Today in Germany, Berlin has stood up Daten.berlin.de on the Internet.
According to German entrepreneur Anke Domscheit-Berg Berlin is the first German state to have an open data platform.
Heise has a story of Berlin’s new open data portal.
If, like me, your German isn’t so good, try reading it using Google Translate.
- Ulrich Freise, Berlin’s Secretary of State for Home Affairs, described Berlin’s open data site as base for administrative action that citizens could use to make decisions, find facts and involve themselves in decision-making processes.
- Domscheit-Berg, a member of the Berlin Open Data Platform for Action, praised the launch as an important milestone on the way to a more transparent government in Germany.
- An “Open Data Day” in Berlin this May helped introduce more government staff to the idea and resulted in a agenda that subsequently helped shape the release.
- Much of the data is not machine-readable, at present, nor released under a Creative Commons license that would free to be used commercially or otherwise adapted for further civic use, as German civic developer Stefan Wehr Meyer pointed out to Heise.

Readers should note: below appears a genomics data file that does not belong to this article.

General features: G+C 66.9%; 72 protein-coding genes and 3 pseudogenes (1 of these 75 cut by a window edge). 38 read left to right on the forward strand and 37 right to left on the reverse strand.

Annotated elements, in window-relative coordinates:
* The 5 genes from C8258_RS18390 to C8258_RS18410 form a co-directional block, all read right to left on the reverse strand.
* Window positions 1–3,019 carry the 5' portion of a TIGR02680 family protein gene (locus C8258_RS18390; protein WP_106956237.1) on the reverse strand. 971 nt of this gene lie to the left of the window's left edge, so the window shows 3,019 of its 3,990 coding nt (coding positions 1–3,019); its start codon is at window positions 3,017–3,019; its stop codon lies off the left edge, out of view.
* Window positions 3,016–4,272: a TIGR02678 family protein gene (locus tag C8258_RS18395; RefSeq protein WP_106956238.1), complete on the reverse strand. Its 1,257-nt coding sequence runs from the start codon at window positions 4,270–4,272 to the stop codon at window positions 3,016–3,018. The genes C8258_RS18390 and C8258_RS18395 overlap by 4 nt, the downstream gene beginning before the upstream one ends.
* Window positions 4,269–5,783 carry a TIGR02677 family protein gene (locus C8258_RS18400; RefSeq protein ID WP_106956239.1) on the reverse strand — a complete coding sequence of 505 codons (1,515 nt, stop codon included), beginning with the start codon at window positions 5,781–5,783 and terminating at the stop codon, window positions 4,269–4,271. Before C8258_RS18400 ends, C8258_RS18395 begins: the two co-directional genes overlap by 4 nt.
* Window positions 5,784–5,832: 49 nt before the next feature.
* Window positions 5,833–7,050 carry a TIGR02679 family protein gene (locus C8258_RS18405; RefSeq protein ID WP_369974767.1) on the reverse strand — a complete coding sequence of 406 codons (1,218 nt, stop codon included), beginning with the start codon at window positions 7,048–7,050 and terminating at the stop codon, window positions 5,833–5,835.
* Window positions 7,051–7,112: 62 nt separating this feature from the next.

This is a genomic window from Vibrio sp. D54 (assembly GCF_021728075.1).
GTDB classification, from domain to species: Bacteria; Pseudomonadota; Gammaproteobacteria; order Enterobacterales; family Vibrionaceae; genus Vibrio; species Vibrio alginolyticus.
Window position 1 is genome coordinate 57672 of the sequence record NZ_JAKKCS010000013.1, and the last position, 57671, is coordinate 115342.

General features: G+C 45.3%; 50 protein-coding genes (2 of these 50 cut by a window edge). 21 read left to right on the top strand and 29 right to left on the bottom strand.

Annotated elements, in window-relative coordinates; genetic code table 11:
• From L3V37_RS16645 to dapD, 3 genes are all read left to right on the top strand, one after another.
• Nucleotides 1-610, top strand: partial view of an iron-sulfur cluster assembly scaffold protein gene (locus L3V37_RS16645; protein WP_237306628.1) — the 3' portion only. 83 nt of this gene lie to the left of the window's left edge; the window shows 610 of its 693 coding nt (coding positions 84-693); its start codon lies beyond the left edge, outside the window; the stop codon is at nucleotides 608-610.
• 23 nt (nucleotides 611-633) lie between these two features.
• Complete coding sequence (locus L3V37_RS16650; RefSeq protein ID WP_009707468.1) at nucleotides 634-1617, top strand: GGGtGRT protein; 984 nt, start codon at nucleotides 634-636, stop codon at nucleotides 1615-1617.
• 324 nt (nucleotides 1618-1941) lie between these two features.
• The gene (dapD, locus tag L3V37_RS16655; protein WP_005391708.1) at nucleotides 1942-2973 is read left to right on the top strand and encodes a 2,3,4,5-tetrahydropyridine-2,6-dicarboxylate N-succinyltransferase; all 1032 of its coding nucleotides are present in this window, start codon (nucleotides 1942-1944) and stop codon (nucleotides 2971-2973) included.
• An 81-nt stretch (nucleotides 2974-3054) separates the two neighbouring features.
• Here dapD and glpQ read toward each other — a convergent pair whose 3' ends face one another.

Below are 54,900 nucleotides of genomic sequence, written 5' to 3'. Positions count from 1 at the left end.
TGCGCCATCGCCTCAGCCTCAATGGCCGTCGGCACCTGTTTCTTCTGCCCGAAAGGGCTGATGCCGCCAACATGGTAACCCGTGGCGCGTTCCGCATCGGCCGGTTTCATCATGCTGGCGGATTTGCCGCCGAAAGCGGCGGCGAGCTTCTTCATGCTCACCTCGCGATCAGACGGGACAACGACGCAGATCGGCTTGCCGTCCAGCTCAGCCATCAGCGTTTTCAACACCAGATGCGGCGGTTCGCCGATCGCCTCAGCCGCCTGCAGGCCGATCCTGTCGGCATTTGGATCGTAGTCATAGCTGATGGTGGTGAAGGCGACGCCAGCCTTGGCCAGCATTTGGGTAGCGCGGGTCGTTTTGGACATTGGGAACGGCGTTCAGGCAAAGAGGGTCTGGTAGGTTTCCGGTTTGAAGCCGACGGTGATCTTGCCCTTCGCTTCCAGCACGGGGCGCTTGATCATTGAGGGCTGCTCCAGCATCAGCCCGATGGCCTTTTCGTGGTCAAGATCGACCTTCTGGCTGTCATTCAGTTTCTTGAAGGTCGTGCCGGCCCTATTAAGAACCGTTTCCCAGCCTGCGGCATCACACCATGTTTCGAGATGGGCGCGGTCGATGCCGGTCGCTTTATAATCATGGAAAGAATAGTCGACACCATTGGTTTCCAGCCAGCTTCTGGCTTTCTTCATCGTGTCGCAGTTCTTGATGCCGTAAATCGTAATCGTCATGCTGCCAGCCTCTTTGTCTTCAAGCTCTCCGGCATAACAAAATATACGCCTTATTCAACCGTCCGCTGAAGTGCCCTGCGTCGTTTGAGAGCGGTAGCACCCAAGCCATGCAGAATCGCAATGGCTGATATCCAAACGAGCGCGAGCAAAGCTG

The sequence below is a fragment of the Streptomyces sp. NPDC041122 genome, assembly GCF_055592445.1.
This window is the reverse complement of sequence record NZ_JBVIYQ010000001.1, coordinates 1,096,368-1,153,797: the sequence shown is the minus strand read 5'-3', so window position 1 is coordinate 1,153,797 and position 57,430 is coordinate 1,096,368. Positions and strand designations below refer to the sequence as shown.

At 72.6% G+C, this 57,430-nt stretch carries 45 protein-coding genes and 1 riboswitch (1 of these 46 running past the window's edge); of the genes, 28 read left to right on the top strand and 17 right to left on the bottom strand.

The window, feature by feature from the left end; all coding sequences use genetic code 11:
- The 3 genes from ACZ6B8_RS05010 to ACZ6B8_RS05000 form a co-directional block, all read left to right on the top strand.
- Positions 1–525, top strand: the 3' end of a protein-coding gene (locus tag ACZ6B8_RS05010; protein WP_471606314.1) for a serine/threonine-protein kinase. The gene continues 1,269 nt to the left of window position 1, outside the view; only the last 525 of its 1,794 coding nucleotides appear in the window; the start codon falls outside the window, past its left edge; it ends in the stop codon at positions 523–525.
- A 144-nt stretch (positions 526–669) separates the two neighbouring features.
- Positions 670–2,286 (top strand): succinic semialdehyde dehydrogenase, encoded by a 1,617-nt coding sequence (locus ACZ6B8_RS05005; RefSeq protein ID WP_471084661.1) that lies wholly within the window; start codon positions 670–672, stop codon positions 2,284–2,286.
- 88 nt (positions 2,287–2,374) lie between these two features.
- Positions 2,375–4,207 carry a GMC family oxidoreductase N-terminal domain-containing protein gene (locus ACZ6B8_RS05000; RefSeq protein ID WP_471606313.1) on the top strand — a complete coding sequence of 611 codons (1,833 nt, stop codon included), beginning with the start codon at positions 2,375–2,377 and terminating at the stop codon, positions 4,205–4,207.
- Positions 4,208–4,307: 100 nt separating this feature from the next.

While Open Data Berlin launches with just 18 data sets, there’s plenty of room to grow. Data.gov, in the US, went online with 49 data sets in 2009. Now there are over 400,000 listed there. If Berlin can similarly expand and open up more meaningful data in a manner that’s usable to Germany’s civic developers, there will be more Deutchland data stories to tell this year.